The world of crowdfunding and marketplace lending continues to attract the attention of institutional investors, and their involvement in the industry appears poised to grow. A recently released report helps to shed some light on what the large institutions think about the burgeoning sector, and where they think it may be headed.
Richards Kipped & Orbe LLP and Wharton FinTech have released their 2016 Survey of US Marketplace Lending, which surveyed more than 300 institutional investors. Optimism abounds for the future of marketplace lending, with more than 80% of those surveyed believing that a bright future lies ahead. Those surveyed did express some concern about the future of the regulatory environment, and a good majority of respondents believe that a round of consolidation is likely on the horizon.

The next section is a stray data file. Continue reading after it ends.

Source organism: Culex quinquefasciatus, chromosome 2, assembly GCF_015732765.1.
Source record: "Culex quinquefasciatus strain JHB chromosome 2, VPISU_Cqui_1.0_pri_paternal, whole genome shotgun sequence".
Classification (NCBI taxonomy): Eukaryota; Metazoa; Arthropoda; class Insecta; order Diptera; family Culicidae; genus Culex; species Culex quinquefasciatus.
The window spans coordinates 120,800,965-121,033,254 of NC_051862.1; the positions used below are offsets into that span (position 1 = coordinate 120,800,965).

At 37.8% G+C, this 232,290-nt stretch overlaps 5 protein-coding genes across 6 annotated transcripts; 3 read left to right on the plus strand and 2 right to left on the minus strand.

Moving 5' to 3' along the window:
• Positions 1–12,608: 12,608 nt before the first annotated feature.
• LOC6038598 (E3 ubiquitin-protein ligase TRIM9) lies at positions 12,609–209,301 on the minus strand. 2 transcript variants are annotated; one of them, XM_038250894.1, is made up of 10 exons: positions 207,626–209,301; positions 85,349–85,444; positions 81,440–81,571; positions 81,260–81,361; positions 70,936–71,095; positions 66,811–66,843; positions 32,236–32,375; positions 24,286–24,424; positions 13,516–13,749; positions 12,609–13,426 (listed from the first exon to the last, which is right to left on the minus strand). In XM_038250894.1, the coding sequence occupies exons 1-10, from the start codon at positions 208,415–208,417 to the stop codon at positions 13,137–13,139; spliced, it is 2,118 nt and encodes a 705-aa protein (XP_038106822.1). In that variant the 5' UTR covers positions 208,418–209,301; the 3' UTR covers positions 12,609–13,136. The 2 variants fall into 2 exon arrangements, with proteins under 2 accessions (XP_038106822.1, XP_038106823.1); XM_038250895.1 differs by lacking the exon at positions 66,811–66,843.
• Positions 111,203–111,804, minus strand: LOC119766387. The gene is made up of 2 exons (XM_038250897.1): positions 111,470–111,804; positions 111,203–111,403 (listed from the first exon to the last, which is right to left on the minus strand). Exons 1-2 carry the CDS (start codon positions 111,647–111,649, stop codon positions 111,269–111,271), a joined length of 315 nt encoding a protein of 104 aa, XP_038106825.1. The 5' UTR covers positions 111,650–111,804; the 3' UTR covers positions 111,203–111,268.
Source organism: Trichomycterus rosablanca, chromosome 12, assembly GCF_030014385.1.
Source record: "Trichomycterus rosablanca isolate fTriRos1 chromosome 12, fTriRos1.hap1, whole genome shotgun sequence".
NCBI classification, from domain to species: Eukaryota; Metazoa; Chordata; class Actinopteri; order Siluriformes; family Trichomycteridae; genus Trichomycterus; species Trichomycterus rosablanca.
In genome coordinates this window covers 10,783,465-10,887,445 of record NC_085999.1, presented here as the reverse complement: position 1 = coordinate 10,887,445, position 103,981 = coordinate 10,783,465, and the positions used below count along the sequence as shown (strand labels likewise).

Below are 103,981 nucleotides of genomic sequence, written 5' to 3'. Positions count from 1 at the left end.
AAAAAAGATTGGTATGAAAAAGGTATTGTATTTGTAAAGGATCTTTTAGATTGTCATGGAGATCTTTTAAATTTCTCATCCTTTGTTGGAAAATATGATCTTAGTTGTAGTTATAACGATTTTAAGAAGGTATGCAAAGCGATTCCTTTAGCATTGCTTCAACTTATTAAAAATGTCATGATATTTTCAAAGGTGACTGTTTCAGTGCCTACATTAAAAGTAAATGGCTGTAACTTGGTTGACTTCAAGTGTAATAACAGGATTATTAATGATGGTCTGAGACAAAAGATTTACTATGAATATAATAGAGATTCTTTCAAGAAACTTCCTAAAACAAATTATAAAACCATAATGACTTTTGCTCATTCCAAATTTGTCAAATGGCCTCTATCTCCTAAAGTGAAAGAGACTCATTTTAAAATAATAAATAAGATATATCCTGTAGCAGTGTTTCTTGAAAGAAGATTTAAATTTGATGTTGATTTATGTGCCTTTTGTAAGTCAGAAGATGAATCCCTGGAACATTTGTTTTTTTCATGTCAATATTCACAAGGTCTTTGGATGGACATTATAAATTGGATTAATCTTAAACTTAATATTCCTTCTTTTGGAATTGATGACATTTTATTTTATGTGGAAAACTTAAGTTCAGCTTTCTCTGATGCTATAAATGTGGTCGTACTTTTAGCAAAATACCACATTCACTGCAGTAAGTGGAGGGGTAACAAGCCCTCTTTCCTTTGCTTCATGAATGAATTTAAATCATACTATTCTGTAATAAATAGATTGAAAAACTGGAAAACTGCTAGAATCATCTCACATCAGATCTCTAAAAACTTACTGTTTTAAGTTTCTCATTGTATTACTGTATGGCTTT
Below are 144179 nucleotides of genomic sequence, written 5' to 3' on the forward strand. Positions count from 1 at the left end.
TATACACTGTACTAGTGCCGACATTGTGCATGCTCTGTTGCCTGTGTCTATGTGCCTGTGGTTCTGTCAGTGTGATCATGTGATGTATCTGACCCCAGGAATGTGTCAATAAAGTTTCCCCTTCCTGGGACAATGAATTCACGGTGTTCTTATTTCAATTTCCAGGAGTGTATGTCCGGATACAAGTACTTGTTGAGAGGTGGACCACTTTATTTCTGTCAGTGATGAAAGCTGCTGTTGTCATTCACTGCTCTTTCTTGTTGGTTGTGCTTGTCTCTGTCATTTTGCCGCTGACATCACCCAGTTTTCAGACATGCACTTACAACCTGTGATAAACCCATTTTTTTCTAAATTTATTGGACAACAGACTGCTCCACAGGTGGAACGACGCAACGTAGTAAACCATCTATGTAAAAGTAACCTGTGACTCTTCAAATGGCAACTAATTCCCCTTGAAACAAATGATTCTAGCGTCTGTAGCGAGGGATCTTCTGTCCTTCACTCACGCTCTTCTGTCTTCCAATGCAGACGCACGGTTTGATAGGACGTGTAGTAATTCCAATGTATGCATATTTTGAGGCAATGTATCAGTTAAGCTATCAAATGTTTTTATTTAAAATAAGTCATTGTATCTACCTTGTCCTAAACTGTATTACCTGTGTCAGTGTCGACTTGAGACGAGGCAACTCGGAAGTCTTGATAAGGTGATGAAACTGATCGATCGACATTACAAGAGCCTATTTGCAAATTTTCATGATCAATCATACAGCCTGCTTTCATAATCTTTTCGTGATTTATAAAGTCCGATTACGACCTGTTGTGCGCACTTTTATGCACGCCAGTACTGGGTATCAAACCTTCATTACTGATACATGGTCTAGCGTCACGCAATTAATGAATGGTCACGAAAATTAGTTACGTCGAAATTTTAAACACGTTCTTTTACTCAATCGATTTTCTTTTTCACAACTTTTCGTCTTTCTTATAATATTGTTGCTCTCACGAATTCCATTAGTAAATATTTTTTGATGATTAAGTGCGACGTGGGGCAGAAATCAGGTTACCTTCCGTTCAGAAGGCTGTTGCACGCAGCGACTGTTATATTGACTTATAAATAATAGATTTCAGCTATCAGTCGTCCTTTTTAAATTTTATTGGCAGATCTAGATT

“The unchecked optimism toward this industry, combined with the fact that it is still maturing, makes it an interesting one to watch, particularly for institutional investors that sense opportunity,” said FinTech President Uday Seth.
While the report points to a prevailing sense of opportunity amongst the institutional investor crowd, not all professional investors are fully on board the crowdfunding train as of yet. A recent post on the Forbes website outlined some of the concerns from the ‘I’m smarter than you’ crowd, which included the inexperience of crowdfunding investors, as well as the increased risk of startup investing. Thankfully, FundWisdom has taken the ball to help shorten the learning curve for those interested in crowdfund investing.
While institutional investors have some concerns about the future of the regulatory environment and the risks associated with crowdfunding, we’ve gained a little bit of clarity on how things will start to play out on the individual investor side. Title III of the Jobs Act recently came into effect, and with that comes the removal of the handcuffs from individual investors.